Don't worry, this is the last Pokemon game on the list, but it shouldn't be a surprise that the series was that big for me growing up. This was the game I had when I started to really play and compete with my friends. My best friend also had Ruby, but her little brother had Sapphire.
One scorching summer day, my friend's brother was at the swimming pool while her and I walked to the gas station for a slurpee. We made an amusing reference to the drought bringing Groudon in our game and the rain bringing Kyogre in her brother's.
We also traded, battled and once even helped each other have all three starter Pokemon in a single game cartridge. Something that would be much easier today with the Global Trade Station (GTS). Back then, we had to use cables and be right next to each other.
This was the generation of Pokemon that the GameCube games Pokemon Colosseum and Gale of Darkness belonged to. Both had story modes where you could get Pokemon not available in the Gameboy Advance games and transfer them. Not only that, but you could hook up the Gameboy Advance to the GameCube and battle in full 3D! It was the most epic and awesome thing ever.
Just when the Pokemania in my small town was starting to die down, along came this virtual pet site. It was super addictive, and it was the first time I'd ever signed up for anything on the internet. Most everything I do online today can be traced back to Neopets. Roleplaying? Check. Foruming? Check. Web Design? Check!
I was a young middle schooler who thought I knew how the web worked, but looking back... I was, for lack of a better term, a n00b. I typed in chat speak and flat out asked people for rare and expensive paintbrushes -- the items that you had to use to change the color of your Neopet. *shudders*
Neopets had super strict rules. You weren't supposed to use more than one account, even though just about everybody did. If you got caught, they would "freeze" you. Happened to me once... but it wasn't that bad.
The word filter was outrageous. It didn't allow even innocent words like "itchy" and "grape" on your pet pages. And if you roleplayed, you couldn't have romance at all. Not even innocent fluffy stuff.
I stayed on Neopets despite all that crap that would make me leave a site faster than I can say my own name nowadays. The straw that broke the camel's back is when the "No roleplaying about anything but Neopets" rule was made. "If you want to roleplay other things," it said, "there are other sites for it. Neopets is only for Neopets." And that was the end of an era.
The second in a trilogy, it was the second I owned of said trilogy. When I first played it, I think I was being taught old west history in school, which taught me that the game's story has more in common with real world history than you might think!
Ripto is an egocentric little magician who arrives in the land of Avalar and decides he wants to rule it. With his army of monsters, he causes trouble everywhere. But he has a strong hate for dragons, so the locals bring a dragon to Avalar to stop him.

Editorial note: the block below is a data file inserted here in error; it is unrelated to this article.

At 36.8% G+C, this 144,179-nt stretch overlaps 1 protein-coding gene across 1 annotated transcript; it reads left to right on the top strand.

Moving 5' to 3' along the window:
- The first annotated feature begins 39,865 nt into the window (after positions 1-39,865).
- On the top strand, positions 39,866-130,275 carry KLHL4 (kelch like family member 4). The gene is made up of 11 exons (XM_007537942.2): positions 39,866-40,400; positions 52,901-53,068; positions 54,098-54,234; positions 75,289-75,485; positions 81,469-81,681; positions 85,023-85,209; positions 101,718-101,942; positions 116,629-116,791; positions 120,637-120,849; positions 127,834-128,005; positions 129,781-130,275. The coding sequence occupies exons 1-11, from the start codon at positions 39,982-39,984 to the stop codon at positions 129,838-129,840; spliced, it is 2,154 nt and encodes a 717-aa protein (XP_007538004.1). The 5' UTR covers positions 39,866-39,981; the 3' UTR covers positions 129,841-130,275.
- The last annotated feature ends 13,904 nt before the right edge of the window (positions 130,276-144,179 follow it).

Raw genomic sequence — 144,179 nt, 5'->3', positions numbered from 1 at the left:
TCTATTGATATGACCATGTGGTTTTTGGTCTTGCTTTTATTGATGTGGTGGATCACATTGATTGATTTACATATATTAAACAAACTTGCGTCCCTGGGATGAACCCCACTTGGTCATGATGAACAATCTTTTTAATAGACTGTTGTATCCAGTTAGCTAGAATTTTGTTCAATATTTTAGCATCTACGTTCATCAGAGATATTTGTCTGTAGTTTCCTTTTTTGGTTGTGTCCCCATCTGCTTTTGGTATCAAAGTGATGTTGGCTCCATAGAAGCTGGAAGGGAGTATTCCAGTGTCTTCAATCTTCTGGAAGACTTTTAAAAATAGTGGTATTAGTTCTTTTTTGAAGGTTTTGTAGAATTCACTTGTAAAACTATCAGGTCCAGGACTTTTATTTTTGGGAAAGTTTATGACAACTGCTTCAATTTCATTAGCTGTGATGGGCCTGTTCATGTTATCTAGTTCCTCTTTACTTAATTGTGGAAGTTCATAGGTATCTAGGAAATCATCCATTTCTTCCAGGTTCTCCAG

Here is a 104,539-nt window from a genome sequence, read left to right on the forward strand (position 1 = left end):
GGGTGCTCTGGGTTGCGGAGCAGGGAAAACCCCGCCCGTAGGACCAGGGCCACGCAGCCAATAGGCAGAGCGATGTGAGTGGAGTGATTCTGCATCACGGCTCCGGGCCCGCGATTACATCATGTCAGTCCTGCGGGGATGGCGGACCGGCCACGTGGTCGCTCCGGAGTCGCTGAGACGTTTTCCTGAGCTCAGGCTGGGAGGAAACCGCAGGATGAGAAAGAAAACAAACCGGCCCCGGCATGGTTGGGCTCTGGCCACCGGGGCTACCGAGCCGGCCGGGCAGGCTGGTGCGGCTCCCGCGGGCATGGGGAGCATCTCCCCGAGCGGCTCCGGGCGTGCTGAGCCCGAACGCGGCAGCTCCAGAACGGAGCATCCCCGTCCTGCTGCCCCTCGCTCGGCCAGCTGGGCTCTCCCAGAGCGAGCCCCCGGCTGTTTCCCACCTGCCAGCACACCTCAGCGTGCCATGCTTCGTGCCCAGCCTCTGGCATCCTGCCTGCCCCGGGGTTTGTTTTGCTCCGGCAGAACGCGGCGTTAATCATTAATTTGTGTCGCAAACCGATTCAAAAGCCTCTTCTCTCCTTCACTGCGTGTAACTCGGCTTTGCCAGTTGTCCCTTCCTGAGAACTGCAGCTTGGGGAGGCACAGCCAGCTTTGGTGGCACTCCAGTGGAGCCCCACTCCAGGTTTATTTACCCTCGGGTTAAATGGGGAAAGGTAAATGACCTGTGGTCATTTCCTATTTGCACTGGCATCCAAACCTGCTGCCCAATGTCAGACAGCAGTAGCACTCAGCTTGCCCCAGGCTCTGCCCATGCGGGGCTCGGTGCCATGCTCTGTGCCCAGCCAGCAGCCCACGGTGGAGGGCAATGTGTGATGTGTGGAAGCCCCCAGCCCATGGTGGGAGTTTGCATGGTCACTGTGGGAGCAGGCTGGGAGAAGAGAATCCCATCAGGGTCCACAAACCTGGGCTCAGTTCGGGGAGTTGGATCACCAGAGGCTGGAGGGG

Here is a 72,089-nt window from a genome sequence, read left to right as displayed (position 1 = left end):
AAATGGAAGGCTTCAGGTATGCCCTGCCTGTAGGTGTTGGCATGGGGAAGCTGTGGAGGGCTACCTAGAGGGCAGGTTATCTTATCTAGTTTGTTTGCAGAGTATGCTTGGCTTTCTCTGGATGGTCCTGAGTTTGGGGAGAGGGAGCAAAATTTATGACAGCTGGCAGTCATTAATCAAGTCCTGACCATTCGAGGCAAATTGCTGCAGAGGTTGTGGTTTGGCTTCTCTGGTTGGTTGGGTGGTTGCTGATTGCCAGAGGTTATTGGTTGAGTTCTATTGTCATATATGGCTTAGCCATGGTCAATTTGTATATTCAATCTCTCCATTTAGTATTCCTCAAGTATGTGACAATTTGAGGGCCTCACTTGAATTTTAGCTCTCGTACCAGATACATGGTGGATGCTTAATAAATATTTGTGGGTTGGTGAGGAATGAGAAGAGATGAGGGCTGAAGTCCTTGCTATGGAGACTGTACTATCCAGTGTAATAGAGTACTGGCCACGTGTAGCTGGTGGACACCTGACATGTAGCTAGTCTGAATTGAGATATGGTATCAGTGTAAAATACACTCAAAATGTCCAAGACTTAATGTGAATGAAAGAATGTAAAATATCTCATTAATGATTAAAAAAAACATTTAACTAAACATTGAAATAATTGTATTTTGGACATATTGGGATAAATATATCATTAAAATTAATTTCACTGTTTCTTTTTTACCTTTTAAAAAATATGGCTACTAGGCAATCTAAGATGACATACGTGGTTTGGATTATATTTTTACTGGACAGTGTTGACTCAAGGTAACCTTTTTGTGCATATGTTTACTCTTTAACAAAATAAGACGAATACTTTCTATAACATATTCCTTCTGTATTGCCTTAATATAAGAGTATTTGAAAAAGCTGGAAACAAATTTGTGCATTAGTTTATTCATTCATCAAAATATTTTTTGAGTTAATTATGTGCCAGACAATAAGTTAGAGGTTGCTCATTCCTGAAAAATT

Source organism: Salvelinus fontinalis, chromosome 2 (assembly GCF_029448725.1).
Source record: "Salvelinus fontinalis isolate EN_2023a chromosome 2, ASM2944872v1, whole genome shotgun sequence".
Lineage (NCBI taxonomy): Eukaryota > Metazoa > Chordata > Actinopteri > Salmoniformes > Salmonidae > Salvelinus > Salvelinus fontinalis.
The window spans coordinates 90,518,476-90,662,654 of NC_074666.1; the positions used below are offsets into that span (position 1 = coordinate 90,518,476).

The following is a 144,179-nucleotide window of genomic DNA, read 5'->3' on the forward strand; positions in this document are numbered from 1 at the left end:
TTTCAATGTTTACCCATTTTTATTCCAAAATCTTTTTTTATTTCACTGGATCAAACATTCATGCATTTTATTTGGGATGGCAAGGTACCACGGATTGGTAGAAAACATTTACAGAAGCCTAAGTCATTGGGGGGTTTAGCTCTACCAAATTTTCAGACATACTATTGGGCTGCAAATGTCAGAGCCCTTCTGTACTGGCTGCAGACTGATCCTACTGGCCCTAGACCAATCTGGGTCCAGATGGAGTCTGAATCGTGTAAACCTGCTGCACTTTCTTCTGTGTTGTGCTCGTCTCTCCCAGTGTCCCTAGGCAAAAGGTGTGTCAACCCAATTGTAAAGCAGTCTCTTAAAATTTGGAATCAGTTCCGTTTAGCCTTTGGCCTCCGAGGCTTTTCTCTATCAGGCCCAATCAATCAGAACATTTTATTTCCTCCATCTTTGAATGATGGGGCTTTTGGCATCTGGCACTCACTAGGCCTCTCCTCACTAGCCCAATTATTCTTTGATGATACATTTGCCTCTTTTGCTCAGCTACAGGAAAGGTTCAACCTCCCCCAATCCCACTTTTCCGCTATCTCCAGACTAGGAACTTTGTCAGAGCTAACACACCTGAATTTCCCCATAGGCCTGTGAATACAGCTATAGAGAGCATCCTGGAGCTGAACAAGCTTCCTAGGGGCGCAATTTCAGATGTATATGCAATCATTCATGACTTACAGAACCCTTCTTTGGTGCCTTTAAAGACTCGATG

Ripto's Rage is my least favorite of the classic Spyro trilogy for reasons even I don't know. I guess I just prefer the other two? But still, it's a great game and was definitely one I spent hours upon hours on. I still play it on occasion today.
When I first got my PlayStation handed down from my uncle, all he had was a demo disk to get me started. This game was the one that caught my eye the most, so I selected it and fell in love immediately. It was so much fun that I forgot about my bowl of ice cream until my elbow landed in the melted slush.
Later when I got to own this masterpiece, I did countless playthroughs over the years. But it wasn't until I was about twenty one that I finally completed it 100%. I haven't been able to 100% the other two classic Spyro games, but I got close.
This is no surprise, right? After I fell in love with Spyro the Dragon via the demo disk, I actually owned the third in the trilogy first. And then it was obvious that my uncle had a very important thing missing when he gave me the PlayStation: a memory card. No memory card and just a demo disk. Why did he even get the console if he wasn't going to use it to its fullest? It's a mystery.
I explained to my parents what a memory card was and why I needed one. Then I was ready to embark on the biggest and most enjoyable gaming adventure of my childhood. I went backward through the classic Spyro trilogy, which wasn't a big deal because they all had stories which were independent of each other. If you try to do that with Legend of Spyro, it won't work, you have to play those in order.
Spyro was the first game I considered myself a fan of, and it is the reason I love dragons. Lots of fond memories... lots of fun times, lots of good reasons for Spyro Year of the Dragon to be my number one!
Here's a neat little photo I took that I call Shades of the Past, specifically for this article. Binder and box full of Pokemon cards, a Playstation 2 decorated with a Spyro drawing, and of course, those three sacred Spyro games.
Do you have any memorable experiences with the games I listed? Do you want to talk about your own nostalgic childhood games? List them in the comments below!